"They've stuck with us, so we're really appreciative of that," Crist said.

Reach Lori Kersey at lori.kersey@wvgazettemail.com, 304-348-1240 or follow @LoriKerseyWV on Twitter.

WV's payment from cigarette makers up last year http://www.wvgazettemail.com/article/20170511/GZ0101/170519898 GZ0101 http://www.wvgazettemail.com/article/20170511/GZ0101/170519898 Thu, 11 May 2017 15:55:36 -0400 Phil Kabler By Phil Kabler West Virginia's annual payment from cigarette manufacturers was $64 million for 2016, up 2.6 percent over the previous year.

"Being up is good news," because national cigarette consumption declined 3.9 percent last year, Citigroup financial adviser Paul Creedon told the state Tobacco Settlement Finance Authority at the group's annual meeting on Thursday.

Under then-Attorney General Darrell McGraw, West Virginia was one of the first states to sue cigarette manufacturers to cover future costs of medical expenses for smokers. In 1998, the state agreed to a $1.8 billion settlement.

The Tobacco Settlement Finance Authority was created in 2007 when the state sold its rights to national tobacco settlement payments to bondholders for 25 years, raising $911 million. Of that money, $807 million went to shore up the then-critically underfunded Teachers Retirement System pension fund.

West Virginia's 2016 payment increased despite a downturn in cigarette smoking because the state entered into an agreement with smaller cigarette manufacturers in 2012 to settle a legal dispute with those companies over whether they were obligated to honor the settlement agreement by major cigarette manufacturers, Creedon said.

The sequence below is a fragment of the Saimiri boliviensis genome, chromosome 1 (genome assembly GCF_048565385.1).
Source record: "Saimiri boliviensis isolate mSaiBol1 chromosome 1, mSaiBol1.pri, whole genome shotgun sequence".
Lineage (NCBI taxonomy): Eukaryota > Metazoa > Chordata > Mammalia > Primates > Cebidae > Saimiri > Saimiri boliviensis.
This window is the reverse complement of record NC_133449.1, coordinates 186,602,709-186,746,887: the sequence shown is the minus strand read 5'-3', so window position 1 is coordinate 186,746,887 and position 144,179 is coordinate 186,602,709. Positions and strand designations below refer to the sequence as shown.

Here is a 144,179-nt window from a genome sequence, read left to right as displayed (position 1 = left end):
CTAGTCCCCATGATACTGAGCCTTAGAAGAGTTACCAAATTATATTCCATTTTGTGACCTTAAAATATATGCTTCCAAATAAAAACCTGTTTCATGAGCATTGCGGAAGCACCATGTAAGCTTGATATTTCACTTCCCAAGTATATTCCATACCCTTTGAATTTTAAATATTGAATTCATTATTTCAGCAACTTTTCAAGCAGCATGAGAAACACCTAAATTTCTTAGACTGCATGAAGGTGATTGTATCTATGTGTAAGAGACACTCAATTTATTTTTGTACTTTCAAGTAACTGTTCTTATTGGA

Each year, the state has to make about a $62 million payment to bondholders, and to date, the annual tobacco settlement payments to the state have been sufficient to cover that bond debt.

The state also has, as part of the bond sale, a $73 million debt service reserve fund that could be used if annual payments from the manufacturers fall below $62 million a year - something Creedon said will happen eventually.

He said IHS Global Insight, an economic analysis firm, has projected 3.6 percent declines in cigarette consumption nationally for both 2017 and 2018. "Since 1999, it's not a straight line, but cigarettes have declined on average by 3 percent a year," Creedon said.

Overall, cigarette consumption has declined 41 percent since 1999, from 441 billion cigarettes that year to 260 billion cigarettes in 2016.

"We would expect that, if the trend continues ... there could be missed payments in the future, although I don't think there are any imminent," Creedon said.

Responding to a question from Administration Secretary John Myers, Creedon said e-cigarettes, or "vaping," do not appear to be having a significant impact on cigarette sales.

"It really is very small compared to the larger traditional cigarette market," he said.

He said growth in sales of e-cigarettes has slowed as many states have imposed taxes on e-cigarette devices and liquids, and as localities have included e-cigarettes in smoking bans.

Reach Phil Kabler at philk@wvgazettemail.com, 304-348-1220, or follow @PhilKabler on Twitter.